The myths of the Romans are stories not about the gods but about the Romans themselves. Writers such as Livy, Virgil and Ovid presented myths as if they were actual histories of the origins and early days of Rome. The stories of Aeneas, Romulus and Remus and the "Seven Kings" give varying accounts of the founding of the city; Rome's destiny - her divinely fore-ordained rise to power - is stressed in all of them. Some myths provided models of virtuous and public-spirited behaviour which all citizens were encouraged to emulate. The myths could add lustre to the reputations of Rome's ruling families and stress their fitness for power, by describing past acts of heroism and civic duty. Roman myths were, in short, propaganda.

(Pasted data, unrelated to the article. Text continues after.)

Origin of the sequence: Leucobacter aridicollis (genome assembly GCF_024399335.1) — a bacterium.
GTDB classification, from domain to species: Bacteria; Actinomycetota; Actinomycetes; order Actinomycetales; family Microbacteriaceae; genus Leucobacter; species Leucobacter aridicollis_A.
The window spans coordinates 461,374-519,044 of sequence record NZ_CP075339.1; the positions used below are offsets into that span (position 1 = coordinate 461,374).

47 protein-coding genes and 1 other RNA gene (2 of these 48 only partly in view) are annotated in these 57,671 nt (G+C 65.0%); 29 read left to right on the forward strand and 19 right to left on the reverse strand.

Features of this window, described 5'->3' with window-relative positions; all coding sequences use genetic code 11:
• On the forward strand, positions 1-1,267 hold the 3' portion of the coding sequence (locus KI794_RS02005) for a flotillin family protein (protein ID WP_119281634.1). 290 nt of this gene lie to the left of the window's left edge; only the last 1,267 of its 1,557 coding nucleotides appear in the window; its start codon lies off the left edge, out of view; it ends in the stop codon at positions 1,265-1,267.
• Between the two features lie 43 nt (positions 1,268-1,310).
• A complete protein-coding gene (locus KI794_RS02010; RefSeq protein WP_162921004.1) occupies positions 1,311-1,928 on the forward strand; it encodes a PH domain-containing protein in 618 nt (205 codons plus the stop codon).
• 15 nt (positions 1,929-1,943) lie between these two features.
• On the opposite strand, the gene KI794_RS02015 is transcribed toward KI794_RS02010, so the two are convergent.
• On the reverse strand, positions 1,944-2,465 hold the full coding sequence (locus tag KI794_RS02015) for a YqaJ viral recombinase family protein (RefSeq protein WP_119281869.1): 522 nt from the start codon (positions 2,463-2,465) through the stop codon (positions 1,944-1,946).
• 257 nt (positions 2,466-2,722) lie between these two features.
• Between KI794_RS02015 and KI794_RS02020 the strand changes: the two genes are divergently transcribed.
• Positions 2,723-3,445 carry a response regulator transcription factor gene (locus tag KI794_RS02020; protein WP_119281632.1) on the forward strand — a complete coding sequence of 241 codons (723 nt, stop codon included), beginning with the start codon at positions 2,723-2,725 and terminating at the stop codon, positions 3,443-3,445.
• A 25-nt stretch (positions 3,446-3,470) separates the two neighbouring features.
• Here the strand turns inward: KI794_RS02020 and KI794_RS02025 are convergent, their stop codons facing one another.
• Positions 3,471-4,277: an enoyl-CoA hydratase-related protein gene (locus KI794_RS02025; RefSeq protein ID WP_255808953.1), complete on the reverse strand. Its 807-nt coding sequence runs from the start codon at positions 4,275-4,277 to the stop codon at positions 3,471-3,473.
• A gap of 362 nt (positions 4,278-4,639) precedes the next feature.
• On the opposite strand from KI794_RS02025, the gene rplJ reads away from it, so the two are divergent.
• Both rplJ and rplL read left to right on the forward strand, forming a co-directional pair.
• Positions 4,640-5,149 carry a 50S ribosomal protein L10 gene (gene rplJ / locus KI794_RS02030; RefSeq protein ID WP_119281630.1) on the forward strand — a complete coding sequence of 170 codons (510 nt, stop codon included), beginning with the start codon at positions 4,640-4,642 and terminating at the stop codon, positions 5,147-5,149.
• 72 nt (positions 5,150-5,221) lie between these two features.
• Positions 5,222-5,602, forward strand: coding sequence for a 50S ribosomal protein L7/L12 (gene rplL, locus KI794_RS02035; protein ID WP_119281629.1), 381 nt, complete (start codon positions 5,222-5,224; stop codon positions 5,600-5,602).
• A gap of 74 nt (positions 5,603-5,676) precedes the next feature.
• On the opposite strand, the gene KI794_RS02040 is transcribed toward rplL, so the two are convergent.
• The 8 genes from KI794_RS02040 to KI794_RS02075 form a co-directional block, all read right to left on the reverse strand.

Introduction - the nature of Roman myths; Aeneas and the destiny of Rome; founding fathers - Romulus and kings of Rome; the hero and the state; legendary ladies; some gods old and new; cults and festivals.